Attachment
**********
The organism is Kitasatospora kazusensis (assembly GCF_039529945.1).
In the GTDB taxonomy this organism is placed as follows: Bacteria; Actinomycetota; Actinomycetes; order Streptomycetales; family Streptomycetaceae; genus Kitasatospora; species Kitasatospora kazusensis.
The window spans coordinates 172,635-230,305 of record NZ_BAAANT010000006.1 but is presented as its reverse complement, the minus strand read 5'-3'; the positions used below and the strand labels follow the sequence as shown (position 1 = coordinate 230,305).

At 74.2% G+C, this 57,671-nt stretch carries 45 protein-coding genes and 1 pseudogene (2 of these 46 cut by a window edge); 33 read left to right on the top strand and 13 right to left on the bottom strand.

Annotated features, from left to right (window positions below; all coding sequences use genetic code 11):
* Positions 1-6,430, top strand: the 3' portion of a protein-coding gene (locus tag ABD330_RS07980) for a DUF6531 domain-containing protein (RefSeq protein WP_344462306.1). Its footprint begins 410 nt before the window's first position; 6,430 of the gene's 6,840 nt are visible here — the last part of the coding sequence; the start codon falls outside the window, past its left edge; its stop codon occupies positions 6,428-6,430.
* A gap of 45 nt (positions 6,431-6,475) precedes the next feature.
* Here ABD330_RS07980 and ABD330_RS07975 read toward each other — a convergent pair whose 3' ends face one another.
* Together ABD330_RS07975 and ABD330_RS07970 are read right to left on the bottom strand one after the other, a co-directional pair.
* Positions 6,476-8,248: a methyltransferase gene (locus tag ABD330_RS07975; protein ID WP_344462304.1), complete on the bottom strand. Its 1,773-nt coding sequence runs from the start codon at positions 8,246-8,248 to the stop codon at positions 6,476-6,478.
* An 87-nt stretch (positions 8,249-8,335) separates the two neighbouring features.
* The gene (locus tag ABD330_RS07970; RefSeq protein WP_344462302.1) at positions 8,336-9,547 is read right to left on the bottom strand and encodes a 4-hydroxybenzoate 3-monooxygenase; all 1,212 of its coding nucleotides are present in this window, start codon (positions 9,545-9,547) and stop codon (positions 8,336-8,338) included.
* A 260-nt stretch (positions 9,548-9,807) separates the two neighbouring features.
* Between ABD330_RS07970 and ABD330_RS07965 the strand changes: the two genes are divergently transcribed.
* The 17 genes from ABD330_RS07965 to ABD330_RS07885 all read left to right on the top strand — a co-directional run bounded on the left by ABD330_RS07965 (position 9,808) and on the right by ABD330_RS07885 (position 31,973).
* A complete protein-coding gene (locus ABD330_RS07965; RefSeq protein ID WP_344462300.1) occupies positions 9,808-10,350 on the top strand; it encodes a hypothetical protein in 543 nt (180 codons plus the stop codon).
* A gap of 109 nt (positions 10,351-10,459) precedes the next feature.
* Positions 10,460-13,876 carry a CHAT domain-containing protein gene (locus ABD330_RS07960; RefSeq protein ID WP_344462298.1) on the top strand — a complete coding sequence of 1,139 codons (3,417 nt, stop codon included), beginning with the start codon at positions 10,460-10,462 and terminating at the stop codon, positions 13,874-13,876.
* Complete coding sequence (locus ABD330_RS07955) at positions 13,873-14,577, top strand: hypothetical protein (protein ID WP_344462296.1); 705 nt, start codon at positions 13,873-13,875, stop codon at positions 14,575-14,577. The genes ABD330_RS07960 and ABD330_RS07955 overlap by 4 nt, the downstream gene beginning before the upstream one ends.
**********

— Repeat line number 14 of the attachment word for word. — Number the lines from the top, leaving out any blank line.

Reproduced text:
* Between ABD330_RS07970 and ABD330_RS07965 the strand changes: the two genes are divergently transcribed.